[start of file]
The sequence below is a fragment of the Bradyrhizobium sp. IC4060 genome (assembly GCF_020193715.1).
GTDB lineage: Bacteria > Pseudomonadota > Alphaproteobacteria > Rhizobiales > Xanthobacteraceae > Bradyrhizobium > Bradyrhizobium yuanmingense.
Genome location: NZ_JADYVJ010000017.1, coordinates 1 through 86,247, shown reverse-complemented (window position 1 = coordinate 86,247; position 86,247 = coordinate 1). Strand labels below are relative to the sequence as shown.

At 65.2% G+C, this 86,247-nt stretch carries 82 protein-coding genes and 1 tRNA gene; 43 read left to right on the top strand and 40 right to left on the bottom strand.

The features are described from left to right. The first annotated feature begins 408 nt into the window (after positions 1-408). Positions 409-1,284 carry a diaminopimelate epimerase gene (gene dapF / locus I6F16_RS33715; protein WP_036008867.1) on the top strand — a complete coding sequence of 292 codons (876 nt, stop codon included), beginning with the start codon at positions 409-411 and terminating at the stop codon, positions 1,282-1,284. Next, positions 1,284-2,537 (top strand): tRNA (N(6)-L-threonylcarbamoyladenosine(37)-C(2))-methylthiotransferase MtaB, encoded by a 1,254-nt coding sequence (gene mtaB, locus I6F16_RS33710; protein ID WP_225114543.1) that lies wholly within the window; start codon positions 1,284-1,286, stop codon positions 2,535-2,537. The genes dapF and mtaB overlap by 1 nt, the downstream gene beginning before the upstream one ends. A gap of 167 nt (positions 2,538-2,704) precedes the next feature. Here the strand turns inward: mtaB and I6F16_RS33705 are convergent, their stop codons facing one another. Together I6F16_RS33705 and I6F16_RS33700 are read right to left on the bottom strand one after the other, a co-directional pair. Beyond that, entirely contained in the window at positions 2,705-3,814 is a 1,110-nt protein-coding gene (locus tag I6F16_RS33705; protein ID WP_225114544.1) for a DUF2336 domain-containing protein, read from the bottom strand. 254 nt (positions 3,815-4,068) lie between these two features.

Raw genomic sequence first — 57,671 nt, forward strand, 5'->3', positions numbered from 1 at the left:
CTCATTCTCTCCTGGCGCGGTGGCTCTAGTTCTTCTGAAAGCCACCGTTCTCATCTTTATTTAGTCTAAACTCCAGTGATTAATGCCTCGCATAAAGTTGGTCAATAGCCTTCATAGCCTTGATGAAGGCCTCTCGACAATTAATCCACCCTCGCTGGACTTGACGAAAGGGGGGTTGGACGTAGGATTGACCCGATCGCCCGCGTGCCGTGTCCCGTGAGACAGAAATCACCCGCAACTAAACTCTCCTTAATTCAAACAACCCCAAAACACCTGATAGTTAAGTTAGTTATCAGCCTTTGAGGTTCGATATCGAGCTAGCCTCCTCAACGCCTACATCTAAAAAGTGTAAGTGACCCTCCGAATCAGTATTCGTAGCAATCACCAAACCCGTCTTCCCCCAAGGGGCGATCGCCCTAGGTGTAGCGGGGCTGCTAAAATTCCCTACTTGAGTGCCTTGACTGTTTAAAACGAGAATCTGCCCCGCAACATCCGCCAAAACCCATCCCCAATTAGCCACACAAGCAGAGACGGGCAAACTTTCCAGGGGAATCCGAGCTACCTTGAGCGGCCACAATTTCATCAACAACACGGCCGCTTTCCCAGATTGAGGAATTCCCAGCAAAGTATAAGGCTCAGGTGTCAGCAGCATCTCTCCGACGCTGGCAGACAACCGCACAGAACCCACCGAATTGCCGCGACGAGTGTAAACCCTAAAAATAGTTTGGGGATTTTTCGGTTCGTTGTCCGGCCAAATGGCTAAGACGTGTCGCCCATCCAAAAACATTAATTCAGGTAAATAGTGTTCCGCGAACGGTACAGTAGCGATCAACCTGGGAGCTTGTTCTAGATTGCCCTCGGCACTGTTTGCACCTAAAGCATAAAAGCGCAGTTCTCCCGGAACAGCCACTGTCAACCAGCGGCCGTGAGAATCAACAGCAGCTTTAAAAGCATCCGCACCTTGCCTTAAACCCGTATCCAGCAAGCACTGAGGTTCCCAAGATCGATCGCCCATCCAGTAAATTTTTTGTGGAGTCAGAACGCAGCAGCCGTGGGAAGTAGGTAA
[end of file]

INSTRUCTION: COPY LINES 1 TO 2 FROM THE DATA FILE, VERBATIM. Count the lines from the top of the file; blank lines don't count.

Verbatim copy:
The sequence below is a fragment of the Bradyrhizobium sp. IC4060 genome (assembly GCF_020193715.1).
GTDB lineage: Bacteria > Pseudomonadota > Alphaproteobacteria > Rhizobiales > Xanthobacteraceae > Bradyrhizobium > Bradyrhizobium yuanmingense.